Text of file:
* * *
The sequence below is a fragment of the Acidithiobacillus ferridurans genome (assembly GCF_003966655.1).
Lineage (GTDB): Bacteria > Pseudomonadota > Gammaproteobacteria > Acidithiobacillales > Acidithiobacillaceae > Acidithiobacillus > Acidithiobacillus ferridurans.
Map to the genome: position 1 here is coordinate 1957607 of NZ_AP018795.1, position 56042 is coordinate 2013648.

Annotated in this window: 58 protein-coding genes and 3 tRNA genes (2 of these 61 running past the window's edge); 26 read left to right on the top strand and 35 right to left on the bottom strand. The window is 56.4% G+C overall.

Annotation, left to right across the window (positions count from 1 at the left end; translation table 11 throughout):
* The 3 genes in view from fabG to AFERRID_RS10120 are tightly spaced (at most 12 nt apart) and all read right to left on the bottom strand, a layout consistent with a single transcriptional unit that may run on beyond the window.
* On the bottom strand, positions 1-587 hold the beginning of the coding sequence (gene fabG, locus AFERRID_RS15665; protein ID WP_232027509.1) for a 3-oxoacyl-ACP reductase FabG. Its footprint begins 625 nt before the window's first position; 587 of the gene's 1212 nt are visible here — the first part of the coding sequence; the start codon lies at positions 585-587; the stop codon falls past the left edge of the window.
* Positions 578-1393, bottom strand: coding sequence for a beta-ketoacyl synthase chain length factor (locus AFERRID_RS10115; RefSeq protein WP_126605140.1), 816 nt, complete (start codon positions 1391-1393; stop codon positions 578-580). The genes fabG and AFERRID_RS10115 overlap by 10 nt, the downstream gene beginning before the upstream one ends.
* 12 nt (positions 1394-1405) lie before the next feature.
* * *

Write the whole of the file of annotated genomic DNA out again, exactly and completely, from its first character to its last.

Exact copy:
The sequence below is a fragment of the Acidithiobacillus ferridurans genome (assembly GCF_003966655.1).
Lineage (GTDB): Bacteria > Pseudomonadota > Gammaproteobacteria > Acidithiobacillales > Acidithiobacillaceae > Acidithiobacillus > Acidithiobacillus ferridurans.
Map to the genome: position 1 here is coordinate 1957607 of NZ_AP018795.1, position 56042 is coordinate 2013648.

Annotated in this window: 58 protein-coding genes and 3 tRNA genes (2 of these 61 running past the window's edge); 26 read left to right on the top strand and 35 right to left on the bottom strand. The window is 56.4% G+C overall.

Annotation, left to right across the window (positions count from 1 at the left end; translation table 11 throughout):
* The 3 genes in view from fabG to AFERRID_RS10120 are tightly spaced (at most 12 nt apart) and all read right to left on the bottom strand, a layout consistent with a single transcriptional unit that may run on beyond the window.
* On the bottom strand, positions 1-587 hold the beginning of the coding sequence (gene fabG, locus AFERRID_RS15665; protein ID WP_232027509.1) for a 3-oxoacyl-ACP reductase FabG. Its footprint begins 625 nt before the window's first position; 587 of the gene's 1212 nt are visible here — the first part of the coding sequence; the start codon lies at positions 585-587; the stop codon falls past the left edge of the window.
* Positions 578-1393, bottom strand: coding sequence for a beta-ketoacyl synthase chain length factor (locus AFERRID_RS10115; RefSeq protein WP_126605140.1), 816 nt, complete (start codon positions 1391-1393; stop codon positions 578-580). The genes fabG and AFERRID_RS10115 overlap by 10 nt, the downstream gene beginning before the upstream one ends.
* 12 nt (positions 1394-1405) lie before the next feature.